Didn’t realize this. My bad.

    Yet I don’t retract my rant.

    It’s a nonsensical rule change if your goal is to keep spit off the ball.

  5. Ryan

    May 21, 2013 09:41 AM

    There’s a big difference between hocking a loogy on the ball and putting your fingers in your mouth. I used to put my fingers in my mouth to actually get a better grip on the ball–especially when it was cold out. The dried spit was actually sticky.

  6. Phillie697

    May 21, 2013 10:46 AM

    “III. A pitcher of Sanabia’s caliber could go out on the mound with a fully-loaded greasegun, 4 nail files, some industrial grade sandpaper, a personal nurse to inject him in the ass with performance-enhancing drugs between each pitch, AND Gaylord Perry’s personal, unpublished how-to manual on fucking up baseballs, and you – defining the collective “you”, here, as a ML baseball team stocked with even marginally competent offensive players – ought to be ashamed if you don’t score at least five runs off of him … even under those circumstances.”

    This is why TomG is now my favorite commentor, LOL.

  7. Scott G

    May 21, 2013 12:00 PM

    Ryan,

    Isn’t that why it’s against the rules – because it gives you a better grip on the ball?

  8. Mister Twine

    May 21, 2013 07:06 PM

    As disgusting as the .gif is, I can’t…stop…watching…

  9. LTG

    May 21, 2013 09:54 PM

    Scott G,

    I’m pretty sure MLB cares more that spitballs can affect ball movement and deaden contact with the bat.

  10. LTG

    May 21, 2013 09:55 PM

    Is it weird that neither MLB nor ESPN has covered this yet?

  11. TomG

    May 22, 2013 04:13 AM

    There’s an article on the Phillies site noting that Charlie was okay with it:

    atmlb.com/119YnfU

  12. TomG

    May 22, 2013 04:33 AM

    An aside: When it comes to cheating, intent – which is notoriously hard to prove – is irrelevant. That’s why, when a guy tests positive for PEDs, his inevitable contention that he didn’t knowingly take those drugs – “Okay, granted, they were in my system, but I didn’t intend to take them; they must have been in that ‘supplement’ I bought at that totally aboveboard-looking bodaga in the Steroidtown part of Manhattan, just north of Tribeca. I’m a victim of coicumstance, I tells ya!” – earns him exactly nothing in terms of punishment reduction. The charge isn’t that he intended to take them; merely that they were in his system and, assuming he can’t prove someone dosed him or spiked his urine sample, he’s responsible for what he ingests. (Cf. Galvis’s press release claiming he had no idea how those PEDs got in his system. His punishment if he had known? 50 games. His punishment since he allegedly didn’t know? 50 games. es.pn/L2gOvv )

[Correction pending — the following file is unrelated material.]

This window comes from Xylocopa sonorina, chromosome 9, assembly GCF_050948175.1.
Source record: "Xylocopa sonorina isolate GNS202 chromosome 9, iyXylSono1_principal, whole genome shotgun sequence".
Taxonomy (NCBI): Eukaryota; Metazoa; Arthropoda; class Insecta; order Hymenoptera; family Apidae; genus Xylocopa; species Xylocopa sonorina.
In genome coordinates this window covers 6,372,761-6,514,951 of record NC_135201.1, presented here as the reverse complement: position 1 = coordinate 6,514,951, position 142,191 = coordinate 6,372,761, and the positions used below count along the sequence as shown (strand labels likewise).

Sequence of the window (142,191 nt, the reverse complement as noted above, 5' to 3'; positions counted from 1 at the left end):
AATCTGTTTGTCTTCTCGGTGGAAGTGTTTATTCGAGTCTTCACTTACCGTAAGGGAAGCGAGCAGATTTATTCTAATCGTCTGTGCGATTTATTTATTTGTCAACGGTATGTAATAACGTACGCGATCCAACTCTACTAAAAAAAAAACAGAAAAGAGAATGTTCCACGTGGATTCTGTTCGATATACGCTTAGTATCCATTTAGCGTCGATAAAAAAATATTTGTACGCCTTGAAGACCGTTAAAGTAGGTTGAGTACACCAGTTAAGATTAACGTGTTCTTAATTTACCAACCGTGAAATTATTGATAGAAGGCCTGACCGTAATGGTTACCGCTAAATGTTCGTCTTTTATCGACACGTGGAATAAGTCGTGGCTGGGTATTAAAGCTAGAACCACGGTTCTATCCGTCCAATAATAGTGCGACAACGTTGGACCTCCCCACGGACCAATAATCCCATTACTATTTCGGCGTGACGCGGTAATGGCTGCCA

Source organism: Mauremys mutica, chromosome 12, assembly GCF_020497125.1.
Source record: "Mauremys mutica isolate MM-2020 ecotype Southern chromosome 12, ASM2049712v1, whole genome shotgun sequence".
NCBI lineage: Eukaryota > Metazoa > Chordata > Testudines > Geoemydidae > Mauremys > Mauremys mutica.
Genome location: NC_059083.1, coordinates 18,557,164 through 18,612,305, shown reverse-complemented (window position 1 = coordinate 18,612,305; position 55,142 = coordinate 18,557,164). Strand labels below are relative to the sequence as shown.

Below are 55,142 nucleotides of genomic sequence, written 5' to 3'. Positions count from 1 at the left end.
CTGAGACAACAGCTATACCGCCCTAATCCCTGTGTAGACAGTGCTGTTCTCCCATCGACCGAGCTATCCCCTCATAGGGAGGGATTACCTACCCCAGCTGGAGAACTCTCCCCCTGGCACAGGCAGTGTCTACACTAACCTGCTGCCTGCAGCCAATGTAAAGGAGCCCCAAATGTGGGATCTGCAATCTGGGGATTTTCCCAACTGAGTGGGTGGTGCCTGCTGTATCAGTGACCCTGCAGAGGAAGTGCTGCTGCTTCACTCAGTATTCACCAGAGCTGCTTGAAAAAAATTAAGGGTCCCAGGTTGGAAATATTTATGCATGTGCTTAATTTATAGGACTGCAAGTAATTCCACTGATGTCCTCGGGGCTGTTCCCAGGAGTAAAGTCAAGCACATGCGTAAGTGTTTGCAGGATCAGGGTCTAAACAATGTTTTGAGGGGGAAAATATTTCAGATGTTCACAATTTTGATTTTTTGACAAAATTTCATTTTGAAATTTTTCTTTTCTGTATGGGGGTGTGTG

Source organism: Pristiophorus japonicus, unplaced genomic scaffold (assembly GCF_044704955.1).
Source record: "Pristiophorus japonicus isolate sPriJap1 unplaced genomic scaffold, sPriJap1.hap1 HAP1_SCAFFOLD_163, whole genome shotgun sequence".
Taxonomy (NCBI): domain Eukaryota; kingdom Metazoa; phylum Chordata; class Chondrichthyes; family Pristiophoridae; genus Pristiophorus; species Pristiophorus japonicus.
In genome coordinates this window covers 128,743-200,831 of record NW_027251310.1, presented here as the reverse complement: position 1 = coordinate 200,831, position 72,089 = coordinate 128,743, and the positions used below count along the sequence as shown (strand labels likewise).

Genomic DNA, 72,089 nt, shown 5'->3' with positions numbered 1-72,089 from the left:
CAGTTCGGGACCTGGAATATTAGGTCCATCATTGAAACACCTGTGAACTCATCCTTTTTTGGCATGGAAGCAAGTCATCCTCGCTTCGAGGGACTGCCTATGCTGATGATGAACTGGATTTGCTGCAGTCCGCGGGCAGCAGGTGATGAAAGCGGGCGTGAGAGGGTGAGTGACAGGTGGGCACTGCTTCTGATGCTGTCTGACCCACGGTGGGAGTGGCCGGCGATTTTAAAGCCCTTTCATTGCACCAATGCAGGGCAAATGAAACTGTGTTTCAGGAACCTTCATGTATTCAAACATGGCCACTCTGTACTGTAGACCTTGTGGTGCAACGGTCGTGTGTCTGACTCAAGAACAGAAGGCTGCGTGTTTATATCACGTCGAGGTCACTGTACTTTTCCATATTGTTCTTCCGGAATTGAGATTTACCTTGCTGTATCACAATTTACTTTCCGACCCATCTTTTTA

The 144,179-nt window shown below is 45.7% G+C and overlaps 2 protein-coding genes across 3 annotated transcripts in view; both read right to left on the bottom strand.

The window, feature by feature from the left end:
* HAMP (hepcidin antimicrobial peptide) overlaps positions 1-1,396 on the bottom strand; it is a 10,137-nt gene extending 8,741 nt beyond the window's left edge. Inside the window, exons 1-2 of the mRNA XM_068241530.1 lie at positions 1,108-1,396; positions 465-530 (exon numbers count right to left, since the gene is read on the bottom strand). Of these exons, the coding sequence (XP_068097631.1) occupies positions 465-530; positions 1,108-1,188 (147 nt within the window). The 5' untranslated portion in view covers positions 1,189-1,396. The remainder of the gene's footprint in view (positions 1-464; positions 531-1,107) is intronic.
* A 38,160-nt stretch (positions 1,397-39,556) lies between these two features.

Similarly, claiming you were just doing it to “get a better grip” is no defense for horking half a lung’s worth of loogy on a ball. Otherwise, pitchers would just claim that all the time. “O,” sez our hypothetical ump in our conveniently-worded hypothetical example, “you were just doing it to improve your grip? Well, by all means, carry on then. In fact, lemme help you; you must be pretty dry by now since you’ve been going to the well all night, and, lucky you, I’m feeling particularly phlegmy tonight …”

    It’s irrelevant. The rule says it’s prohibited and makes no mention of extenuating circumstances based on alleged “intent”.